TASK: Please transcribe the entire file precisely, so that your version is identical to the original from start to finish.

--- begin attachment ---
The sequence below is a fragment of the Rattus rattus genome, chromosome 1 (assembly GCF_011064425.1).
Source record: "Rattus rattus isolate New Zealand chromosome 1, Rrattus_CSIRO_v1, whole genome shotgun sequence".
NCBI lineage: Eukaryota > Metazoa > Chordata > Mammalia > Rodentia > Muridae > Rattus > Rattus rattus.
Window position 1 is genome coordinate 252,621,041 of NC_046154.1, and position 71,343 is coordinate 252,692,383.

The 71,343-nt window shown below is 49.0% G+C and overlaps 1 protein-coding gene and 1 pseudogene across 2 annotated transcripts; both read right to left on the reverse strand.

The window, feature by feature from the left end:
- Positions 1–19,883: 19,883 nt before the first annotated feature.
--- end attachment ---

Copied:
The sequence below is a fragment of the Rattus rattus genome, chromosome 1 (assembly GCF_011064425.1).
Source record: "Rattus rattus isolate New Zealand chromosome 1, Rrattus_CSIRO_v1, whole genome shotgun sequence".
NCBI lineage: Eukaryota > Metazoa > Chordata > Mammalia > Rodentia > Muridae > Rattus > Rattus rattus.
Window position 1 is genome coordinate 252,621,041 of NC_046154.1, and position 71,343 is coordinate 252,692,383.

The 71,343-nt window shown below is 49.0% G+C and overlaps 1 protein-coding gene and 1 pseudogene across 2 annotated transcripts; both read right to left on the reverse strand.

The window, feature by feature from the left end:
- Positions 1–19,883: 19,883 nt before the first annotated feature.